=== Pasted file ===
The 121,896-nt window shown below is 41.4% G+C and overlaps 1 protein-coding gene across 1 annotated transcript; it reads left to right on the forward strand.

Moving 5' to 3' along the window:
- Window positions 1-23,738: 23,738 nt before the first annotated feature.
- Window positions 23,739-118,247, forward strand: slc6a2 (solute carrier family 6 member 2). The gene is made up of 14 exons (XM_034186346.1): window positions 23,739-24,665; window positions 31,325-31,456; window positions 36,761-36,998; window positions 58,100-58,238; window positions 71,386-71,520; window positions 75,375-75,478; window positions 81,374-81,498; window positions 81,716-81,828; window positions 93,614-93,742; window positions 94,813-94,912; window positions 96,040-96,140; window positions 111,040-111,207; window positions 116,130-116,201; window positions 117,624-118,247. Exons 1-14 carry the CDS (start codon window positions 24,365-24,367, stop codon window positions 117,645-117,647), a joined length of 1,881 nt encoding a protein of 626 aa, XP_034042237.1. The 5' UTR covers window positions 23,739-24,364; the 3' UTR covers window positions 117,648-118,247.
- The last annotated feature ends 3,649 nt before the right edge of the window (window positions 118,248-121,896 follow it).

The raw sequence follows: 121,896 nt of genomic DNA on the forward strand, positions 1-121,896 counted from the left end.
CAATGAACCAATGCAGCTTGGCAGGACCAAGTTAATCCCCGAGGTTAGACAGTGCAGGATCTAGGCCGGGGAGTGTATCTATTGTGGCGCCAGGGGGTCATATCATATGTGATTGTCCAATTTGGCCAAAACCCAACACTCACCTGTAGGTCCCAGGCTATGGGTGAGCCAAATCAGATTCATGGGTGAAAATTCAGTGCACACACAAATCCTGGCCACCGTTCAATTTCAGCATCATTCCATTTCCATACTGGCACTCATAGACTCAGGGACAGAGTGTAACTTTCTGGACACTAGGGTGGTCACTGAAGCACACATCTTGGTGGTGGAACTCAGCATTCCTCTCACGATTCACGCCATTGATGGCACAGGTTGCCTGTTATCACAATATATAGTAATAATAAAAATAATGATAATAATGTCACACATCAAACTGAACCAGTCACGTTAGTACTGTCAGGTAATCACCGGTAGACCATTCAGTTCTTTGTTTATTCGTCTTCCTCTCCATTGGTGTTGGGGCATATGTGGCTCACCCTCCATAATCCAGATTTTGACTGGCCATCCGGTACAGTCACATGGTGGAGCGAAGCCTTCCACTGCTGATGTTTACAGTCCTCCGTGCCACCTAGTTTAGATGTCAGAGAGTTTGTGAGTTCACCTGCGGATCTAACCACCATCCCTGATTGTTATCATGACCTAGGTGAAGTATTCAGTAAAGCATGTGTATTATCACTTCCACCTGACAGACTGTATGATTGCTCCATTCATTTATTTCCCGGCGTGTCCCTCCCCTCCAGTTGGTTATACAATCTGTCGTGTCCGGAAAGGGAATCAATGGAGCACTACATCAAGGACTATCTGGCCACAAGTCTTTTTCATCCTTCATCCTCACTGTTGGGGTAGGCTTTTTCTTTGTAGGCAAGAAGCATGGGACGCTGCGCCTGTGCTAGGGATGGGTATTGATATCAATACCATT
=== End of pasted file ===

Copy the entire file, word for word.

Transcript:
The 121,896-nt window shown below is 41.4% G+C and overlaps 1 protein-coding gene across 1 annotated transcript; it reads left to right on the forward strand.

Moving 5' to 3' along the window:
- Window positions 1-23,738: 23,738 nt before the first annotated feature.
- Window positions 23,739-118,247, forward strand: slc6a2 (solute carrier family 6 member 2). The gene is made up of 14 exons (XM_034186346.1): window positions 23,739-24,665; window positions 31,325-31,456; window positions 36,761-36,998; window positions 58,100-58,238; window positions 71,386-71,520; window positions 75,375-75,478; window positions 81,374-81,498; window positions 81,716-81,828; window positions 93,614-93,742; window positions 94,813-94,912; window positions 96,040-96,140; window positions 111,040-111,207; window positions 116,130-116,201; window positions 117,624-118,247. Exons 1-14 carry the CDS (start codon window positions 24,365-24,367, stop codon window positions 117,645-117,647), a joined length of 1,881 nt encoding a protein of 626 aa, XP_034042237.1. The 5' UTR covers window positions 23,739-24,364; the 3' UTR covers window positions 117,648-118,247.
- The last annotated feature ends 3,649 nt before the right edge of the window (window positions 118,248-121,896 follow it).

The raw sequence follows: 121,896 nt of genomic DNA on the forward strand, positions 1-121,896 counted from the left end.
CAATGAACCAATGCAGCTTGGCAGGACCAAGTTAATCCCCGAGGTTAGACAGTGCAGGATCTAGGCCGGGGAGTGTATCTATTGTGGCGCCAGGGGGTCATATCATATGTGATTGTCCAATTTGGCCAAAACCCAACACTCACCTGTAGGTCCCAGGCTATGGGTGAGCCAAATCAGATTCATGGGTGAAAATTCAGTGCACACACAAATCCTGGCCACCGTTCAATTTCAGCATCATTCCATTTCCATACTGGCACTCATAGACTCAGGGACAGAGTGTAACTTTCTGGACACTAGGGTGGTCACTGAAGCACACATCTTGGTGGTGGAACTCAGCATTCCTCTCACGATTCACGCCATTGATGGCACAGGTTGCCTGTTATCACAATATATAGTAATAATAAAAATAATGATAATAATGTCACACATCAAACTGAACCAGTCACGTTAGTACTGTCAGGTAATCACCGGTAGACCATTCAGTTCTTTGTTTATTCGTCTTCCTCTCCATTGGTGTTGGGGCATATGTGGCTCACCCTCCATAATCCAGATTTTGACTGGCCATCCGGTACAGTCACATGGTGGAGCGAAGCCTTCCACTGCTGATGTTTACAGTCCTCCGTGCCACCTAGTTTAGATGTCAGAGAGTTTGTGAGTTCACCTGCGGATCTAACCACCATCCCTGATTGTTATCATGACCTAGGTGAAGTATTCAGTAAAGCATGTGTATTATCACTTCCACCTGACAGACTGTATGATTGCTCCATTCATTTATTTCCCGGCGTGTCCCTCCCCTCCAGTTGGTTATACAATCTGTCGTGTCCGGAAAGGGAATCAATGGAGCACTACATCAAGGACTATCTGGCCACAAGTCTTTTTCATCCTTCATCCTCACTGTTGGGGTAGGCTTTTTCTTTGTAGGCAAGAAGCATGGGACGCTGCGCCTGTGCTAGGGATGGGTATTGATATCAATACCATT